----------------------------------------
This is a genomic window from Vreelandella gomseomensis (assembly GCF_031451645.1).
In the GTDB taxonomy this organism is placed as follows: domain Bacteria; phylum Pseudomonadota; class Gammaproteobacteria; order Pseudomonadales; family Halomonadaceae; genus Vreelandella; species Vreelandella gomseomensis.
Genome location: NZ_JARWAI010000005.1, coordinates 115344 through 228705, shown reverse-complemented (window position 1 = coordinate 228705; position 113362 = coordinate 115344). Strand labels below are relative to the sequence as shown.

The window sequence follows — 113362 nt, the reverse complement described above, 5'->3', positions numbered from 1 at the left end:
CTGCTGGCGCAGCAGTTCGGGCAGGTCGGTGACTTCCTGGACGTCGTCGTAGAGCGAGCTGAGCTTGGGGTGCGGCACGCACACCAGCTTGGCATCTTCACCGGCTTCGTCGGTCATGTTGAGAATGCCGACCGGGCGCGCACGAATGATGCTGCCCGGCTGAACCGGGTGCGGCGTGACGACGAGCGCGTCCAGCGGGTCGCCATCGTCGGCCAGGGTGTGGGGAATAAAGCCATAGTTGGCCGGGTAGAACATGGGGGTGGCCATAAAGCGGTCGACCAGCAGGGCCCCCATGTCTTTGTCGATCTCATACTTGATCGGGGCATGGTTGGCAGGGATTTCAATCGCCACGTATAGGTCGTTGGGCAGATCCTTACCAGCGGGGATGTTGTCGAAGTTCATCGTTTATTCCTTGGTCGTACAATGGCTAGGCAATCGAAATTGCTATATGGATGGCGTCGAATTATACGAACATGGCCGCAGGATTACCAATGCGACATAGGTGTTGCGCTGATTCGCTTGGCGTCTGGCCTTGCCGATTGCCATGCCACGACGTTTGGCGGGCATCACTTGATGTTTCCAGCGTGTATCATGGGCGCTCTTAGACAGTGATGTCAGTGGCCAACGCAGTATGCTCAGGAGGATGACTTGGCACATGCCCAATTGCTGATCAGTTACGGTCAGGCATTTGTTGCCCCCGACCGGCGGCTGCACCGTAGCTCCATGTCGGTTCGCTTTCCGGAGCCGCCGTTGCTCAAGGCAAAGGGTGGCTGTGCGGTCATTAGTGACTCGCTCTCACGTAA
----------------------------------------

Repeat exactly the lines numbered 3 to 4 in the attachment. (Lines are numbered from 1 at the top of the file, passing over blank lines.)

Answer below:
Genome location: NZ_JARWAI010000005.1, coordinates 115344 through 228705, shown reverse-complemented (window position 1 = coordinate 228705; position 113362 = coordinate 115344). Strand labels below are relative to the sequence as shown.

The window sequence follows — 113362 nt, the reverse complement described above, 5'->3', positions numbered from 1 at the left end: